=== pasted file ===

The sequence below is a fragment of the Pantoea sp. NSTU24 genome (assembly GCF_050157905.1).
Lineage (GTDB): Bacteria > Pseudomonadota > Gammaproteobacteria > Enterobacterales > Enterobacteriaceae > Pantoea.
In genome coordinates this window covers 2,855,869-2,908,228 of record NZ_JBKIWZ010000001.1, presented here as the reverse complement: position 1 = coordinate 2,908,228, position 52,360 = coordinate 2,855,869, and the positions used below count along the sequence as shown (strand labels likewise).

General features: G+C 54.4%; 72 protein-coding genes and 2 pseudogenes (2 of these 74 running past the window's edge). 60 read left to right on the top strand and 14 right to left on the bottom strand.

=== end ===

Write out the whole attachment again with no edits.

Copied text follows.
The sequence below is a fragment of the Pantoea sp. NSTU24 genome (assembly GCF_050157905.1).
Lineage (GTDB): Bacteria > Pseudomonadota > Gammaproteobacteria > Enterobacterales > Enterobacteriaceae > Pantoea.
In genome coordinates this window covers 2,855,869-2,908,228 of record NZ_JBKIWZ010000001.1, presented here as the reverse complement: position 1 = coordinate 2,908,228, position 52,360 = coordinate 2,855,869, and the positions used below count along the sequence as shown (strand labels likewise).

General features: G+C 54.4%; 72 protein-coding genes and 2 pseudogenes (2 of these 74 running past the window's edge). 60 read left to right on the top strand and 14 right to left on the bottom strand.